We’re All Gonna Die

Dawes - We're All Gonna Die

I’m of the mind that no artist—band or solo—has had a more stellar run this decade than Dawes. After debuting in 2009 with the promising North Hills, the Los Angeles quartet fired off Nothing Is Wrong (2011), Stories Don’t End (2013), and All Your Favorite Bands (2015) in the space of just under four years. Not only are all of those records among the best of the decade so far, but they are also all markedly different from one another. Nothing Is Wrong is pitch-perfect Laurel Canyon folk rock, emulating Jackson Browne so successfully that Browne actually agreed to provide backing vocals on a track. Stories Don’t End took the band’s sound in a more modern, studio-driven pop direction, while last year’s All Your Favorite Bands was an Americana road trip of a record that returned the band to their live, improv-heavy roots. The latter features arguably the best playing of any rock album released since 2010.

After All Your Favorite Bands, I expected Dawes would take a break. They’d released a masterpiece anchored by what will likely go down as their definitive song (the title track, which landed at the top of American Songwriter’s “best songs of the year” list). Plus, considering frontman Taylor Goldsmith’s role in 2014’s New Basement Tapes project (a Dylan-inspired super group), things in the Dawes camp had been going more or less non-stop for years. A break would have been well-deserved.

Instead, Dawes turned around and put a record in the can quicker than they ever have before. We’re All Gonna Die, the band’s fifth full-length, arrives just 15 and a half months on the heels of All Your Favorite Bands. In other words, Dawes basically got off the road from the Favorite Bands touring cycle and went right back into the studio. The quick turnover  hasn’t stunted the band’s thirst for growth and experimentation, though. On the contrary, We’re All Gonna Die is maybe their most daring escapade yet—a record where Dawes feel like they are actively trying to tear down any preconceived notions that fans might still have about their talents or aspirations.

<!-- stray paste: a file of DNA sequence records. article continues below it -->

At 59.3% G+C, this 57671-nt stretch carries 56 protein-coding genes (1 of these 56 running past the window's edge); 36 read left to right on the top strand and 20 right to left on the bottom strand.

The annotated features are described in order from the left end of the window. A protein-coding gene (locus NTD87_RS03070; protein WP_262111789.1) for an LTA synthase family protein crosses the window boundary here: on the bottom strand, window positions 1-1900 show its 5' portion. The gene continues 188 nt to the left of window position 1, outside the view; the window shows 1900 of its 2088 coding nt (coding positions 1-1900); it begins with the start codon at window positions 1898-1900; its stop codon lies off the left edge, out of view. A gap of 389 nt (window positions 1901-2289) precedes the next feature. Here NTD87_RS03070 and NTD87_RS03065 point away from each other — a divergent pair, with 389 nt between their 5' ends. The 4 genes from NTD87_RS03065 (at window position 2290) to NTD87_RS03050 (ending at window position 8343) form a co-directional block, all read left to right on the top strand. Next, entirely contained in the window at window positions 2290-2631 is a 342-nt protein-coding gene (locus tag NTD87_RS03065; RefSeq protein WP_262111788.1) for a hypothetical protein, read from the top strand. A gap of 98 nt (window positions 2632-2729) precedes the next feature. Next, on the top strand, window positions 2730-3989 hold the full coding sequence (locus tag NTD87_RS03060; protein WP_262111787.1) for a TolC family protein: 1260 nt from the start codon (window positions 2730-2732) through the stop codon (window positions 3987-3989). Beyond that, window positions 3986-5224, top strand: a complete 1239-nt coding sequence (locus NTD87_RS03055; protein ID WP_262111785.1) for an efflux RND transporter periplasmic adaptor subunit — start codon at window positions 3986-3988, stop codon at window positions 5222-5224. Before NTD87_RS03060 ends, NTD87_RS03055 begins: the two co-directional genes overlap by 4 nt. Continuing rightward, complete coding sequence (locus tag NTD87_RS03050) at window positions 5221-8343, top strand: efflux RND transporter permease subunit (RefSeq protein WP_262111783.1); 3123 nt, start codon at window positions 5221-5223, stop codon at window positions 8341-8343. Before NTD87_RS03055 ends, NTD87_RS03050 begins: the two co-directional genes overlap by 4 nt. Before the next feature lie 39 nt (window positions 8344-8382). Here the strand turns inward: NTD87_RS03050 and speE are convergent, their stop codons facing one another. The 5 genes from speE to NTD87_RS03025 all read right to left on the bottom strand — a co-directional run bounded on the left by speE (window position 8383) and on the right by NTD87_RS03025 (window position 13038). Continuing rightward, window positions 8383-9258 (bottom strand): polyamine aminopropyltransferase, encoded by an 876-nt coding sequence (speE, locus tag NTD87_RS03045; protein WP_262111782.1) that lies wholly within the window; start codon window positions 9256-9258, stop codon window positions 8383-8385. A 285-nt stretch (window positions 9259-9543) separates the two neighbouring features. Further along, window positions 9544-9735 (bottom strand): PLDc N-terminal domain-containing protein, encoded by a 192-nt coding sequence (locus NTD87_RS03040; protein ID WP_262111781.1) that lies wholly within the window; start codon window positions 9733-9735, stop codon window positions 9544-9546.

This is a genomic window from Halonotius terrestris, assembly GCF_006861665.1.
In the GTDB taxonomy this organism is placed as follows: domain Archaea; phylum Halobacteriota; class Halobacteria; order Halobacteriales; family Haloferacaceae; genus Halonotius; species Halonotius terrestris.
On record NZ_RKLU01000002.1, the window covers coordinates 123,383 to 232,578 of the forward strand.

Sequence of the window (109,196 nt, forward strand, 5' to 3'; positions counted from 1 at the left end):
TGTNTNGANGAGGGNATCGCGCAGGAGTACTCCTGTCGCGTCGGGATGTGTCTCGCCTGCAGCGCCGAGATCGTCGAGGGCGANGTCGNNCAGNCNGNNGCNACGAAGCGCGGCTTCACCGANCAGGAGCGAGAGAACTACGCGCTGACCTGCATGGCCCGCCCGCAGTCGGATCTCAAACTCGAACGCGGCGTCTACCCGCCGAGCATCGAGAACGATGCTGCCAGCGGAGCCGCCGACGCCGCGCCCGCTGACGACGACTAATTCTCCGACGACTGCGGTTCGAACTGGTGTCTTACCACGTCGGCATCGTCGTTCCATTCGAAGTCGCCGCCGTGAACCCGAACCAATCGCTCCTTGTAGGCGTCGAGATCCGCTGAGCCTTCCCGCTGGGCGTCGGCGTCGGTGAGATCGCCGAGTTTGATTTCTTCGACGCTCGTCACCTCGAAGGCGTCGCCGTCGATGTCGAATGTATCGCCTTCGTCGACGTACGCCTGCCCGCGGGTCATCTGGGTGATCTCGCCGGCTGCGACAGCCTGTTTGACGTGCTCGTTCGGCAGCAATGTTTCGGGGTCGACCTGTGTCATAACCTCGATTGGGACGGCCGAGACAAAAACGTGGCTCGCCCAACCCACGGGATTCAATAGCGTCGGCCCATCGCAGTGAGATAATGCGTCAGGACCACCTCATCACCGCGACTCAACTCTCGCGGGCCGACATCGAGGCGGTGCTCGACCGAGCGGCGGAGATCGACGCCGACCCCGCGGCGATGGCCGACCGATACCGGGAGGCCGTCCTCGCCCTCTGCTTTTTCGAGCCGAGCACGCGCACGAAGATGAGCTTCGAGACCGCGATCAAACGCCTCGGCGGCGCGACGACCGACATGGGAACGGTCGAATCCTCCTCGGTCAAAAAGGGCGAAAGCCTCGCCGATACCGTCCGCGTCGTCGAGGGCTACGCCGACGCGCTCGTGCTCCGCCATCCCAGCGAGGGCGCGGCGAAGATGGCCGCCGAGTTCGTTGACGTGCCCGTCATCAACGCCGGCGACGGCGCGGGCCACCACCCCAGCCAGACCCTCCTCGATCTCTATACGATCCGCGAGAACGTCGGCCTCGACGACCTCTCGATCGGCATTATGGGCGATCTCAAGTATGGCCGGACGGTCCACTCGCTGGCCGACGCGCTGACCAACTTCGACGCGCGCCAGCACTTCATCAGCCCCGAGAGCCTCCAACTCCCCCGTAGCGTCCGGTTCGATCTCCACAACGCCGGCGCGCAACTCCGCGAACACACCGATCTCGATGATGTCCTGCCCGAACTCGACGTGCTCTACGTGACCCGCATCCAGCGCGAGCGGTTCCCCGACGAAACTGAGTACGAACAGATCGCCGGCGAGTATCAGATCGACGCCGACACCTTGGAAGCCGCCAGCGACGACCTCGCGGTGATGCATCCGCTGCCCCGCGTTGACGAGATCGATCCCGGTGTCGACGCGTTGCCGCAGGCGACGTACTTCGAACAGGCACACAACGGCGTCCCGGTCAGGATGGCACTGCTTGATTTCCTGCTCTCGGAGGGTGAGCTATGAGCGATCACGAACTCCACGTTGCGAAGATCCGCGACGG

Rolling Stone Country compared this album to U2’s Achtung Baby as the possibly game-changing album in the Dawes catalog. While I wouldn’t go quite that far, We’re All Gonna Die certainly strays farther and tries more things than any Dawes record that came before it. Opener “One of Us” gallops along with synths, fuzzy guitar, fuzzier vocals, and a lot of bass. There’s nary a trace of Laurel Canyon or Americana to be found, but the booming pop chorus is enough to draw you in anyway. “When the Tequila Runs Out” is straight-up novelty pop—the kind of bizarre (and bizarrely catchy) song that would have probably made Dawes misunderstood one-hit wonders in the ’90s. And closer “As If By Design” is part Bob Dylan, part Ennio Morricone, part vaudeville jazz club, and part golden age Broadway musical. Elevated with a triumphant trumpet blast and tinkling keys played two octaves up, the song is a thoroughly bizarre finale that only barely even sounds like a Dawes song.

But the chances that Dawes takes here are a big part of the charm. It’s kind of cool that the song that most hearkens back to their previous records—the sun-soaked slide guitar symphony that is “For No Good Reason”—ends up feeling like a surprise. The song, with lyrics about the inexplicable nature of the choices we make, plays almost like a sequel to “A Little Bit of Everything,” the cathedral of a closing track that made Nothing Is Wrong a classic. It’s the kind of song you would have expected to hear Dawes writing five years on from their breakthrough. On this album, it’s maybe the only one.